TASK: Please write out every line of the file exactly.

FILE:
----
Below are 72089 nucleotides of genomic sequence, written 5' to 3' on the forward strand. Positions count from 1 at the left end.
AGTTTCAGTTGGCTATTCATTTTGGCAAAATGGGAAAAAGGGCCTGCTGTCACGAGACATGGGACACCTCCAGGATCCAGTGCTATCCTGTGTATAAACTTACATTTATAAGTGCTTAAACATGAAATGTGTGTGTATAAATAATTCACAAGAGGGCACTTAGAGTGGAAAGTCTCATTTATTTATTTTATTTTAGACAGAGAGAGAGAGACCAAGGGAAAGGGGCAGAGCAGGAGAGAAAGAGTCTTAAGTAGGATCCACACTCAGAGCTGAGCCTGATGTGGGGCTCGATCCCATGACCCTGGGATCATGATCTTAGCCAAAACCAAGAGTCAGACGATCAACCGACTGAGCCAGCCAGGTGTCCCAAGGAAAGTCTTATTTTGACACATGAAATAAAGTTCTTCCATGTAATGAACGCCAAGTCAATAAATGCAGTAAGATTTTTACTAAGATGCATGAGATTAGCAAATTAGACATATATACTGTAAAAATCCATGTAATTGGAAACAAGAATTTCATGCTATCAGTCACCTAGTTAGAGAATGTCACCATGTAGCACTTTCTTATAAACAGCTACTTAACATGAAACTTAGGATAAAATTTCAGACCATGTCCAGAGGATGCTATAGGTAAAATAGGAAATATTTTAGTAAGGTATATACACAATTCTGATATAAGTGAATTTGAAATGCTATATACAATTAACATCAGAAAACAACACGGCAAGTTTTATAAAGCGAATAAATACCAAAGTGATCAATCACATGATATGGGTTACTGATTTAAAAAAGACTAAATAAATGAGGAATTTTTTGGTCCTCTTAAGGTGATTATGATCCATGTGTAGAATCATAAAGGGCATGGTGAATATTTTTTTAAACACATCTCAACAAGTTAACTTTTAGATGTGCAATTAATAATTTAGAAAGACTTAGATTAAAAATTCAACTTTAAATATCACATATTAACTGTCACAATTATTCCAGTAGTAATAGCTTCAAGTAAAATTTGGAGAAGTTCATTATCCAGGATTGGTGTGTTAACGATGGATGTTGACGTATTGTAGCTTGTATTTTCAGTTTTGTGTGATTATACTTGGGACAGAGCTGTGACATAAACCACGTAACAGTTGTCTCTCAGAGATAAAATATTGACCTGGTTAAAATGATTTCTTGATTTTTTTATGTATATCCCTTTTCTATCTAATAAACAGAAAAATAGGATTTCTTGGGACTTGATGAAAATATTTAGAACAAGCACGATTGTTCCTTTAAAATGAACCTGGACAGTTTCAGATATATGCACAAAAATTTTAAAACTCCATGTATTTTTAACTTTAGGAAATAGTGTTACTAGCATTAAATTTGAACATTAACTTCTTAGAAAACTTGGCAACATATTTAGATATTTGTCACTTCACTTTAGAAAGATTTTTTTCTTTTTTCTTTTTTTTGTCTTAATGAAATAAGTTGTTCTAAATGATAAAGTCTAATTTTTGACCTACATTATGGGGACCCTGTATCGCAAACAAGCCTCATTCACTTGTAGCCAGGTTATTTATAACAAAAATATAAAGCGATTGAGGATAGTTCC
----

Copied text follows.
Below are 72089 nucleotides of genomic sequence, written 5' to 3' on the forward strand. Positions count from 1 at the left end.
AGTTTCAGTTGGCTATTCATTTTGGCAAAATGGGAAAAAGGGCCTGCTGTCACGAGACATGGGACACCTCCAGGATCCAGTGCTATCCTGTGTATAAACTTACATTTATAAGTGCTTAAACATGAAATGTGTGTGTATAAATAATTCACAAGAGGGCACTTAGAGTGGAAAGTCTCATTTATTTATTTTATTTTAGACAGAGAGAGAGAGACCAAGGGAAAGGGGCAGAGCAGGAGAGAAAGAGTCTTAAGTAGGATCCACACTCAGAGCTGAGCCTGATGTGGGGCTCGATCCCATGACCCTGGGATCATGATCTTAGCCAAAACCAAGAGTCAGACGATCAACCGACTGAGCCAGCCAGGTGTCCCAAGGAAAGTCTTATTTTGACACATGAAATAAAGTTCTTCCATGTAATGAACGCCAAGTCAATAAATGCAGTAAGATTTTTACTAAGATGCATGAGATTAGCAAATTAGACATATATACTGTAAAAATCCATGTAATTGGAAACAAGAATTTCATGCTATCAGTCACCTAGTTAGAGAATGTCACCATGTAGCACTTTCTTATAAACAGCTACTTAACATGAAACTTAGGATAAAATTTCAGACCATGTCCAGAGGATGCTATAGGTAAAATAGGAAATATTTTAGTAAGGTATATACACAATTCTGATATAAGTGAATTTGAAATGCTATATACAATTAACATCAGAAAACAACACGGCAAGTTTTATAAAGCGAATAAATACCAAAGTGATCAATCACATGATATGGGTTACTGATTTAAAAAAGACTAAATAAATGAGGAATTTTTTGGTCCTCTTAAGGTGATTATGATCCATGTGTAGAATCATAAAGGGCATGGTGAATATTTTTTTAAACACATCTCAACAAGTTAACTTTTAGATGTGCAATTAATAATTTAGAAAGACTTAGATTAAAAATTCAACTTTAAATATCACATATTAACTGTCACAATTATTCCAGTAGTAATAGCTTCAAGTAAAATTTGGAGAAGTTCATTATCCAGGATTGGTGTGTTAACGATGGATGTTGACGTATTGTAGCTTGTATTTTCAGTTTTGTGTGATTATACTTGGGACAGAGCTGTGACATAAACCACGTAACAGTTGTCTCTCAGAGATAAAATATTGACCTGGTTAAAATGATTTCTTGATTTTTTTATGTATATCCCTTTTCTATCTAATAAACAGAAAAATAGGATTTCTTGGGACTTGATGAAAATATTTAGAACAAGCACGATTGTTCCTTTAAAATGAACCTGGACAGTTTCAGATATATGCACAAAAATTTTAAAACTCCATGTATTTTTAACTTTAGGAAATAGTGTTACTAGCATTAAATTTGAACATTAACTTCTTAGAAAACTTGGCAACATATTTAGATATTTGTCACTTCACTTTAGAAAGATTTTTTTCTTTTTTCTTTTTTTTGTCTTAATGAAATAAGTTGTTCTAAATGATAAAGTCTAATTTTTGACCTACATTATGGGGACCCTGTATCGCAAACAAGCCTCATTCACTTGTAGCCAGGTTATTTATAACAAAAATATAAAGCGATTGAGGATAGTTCC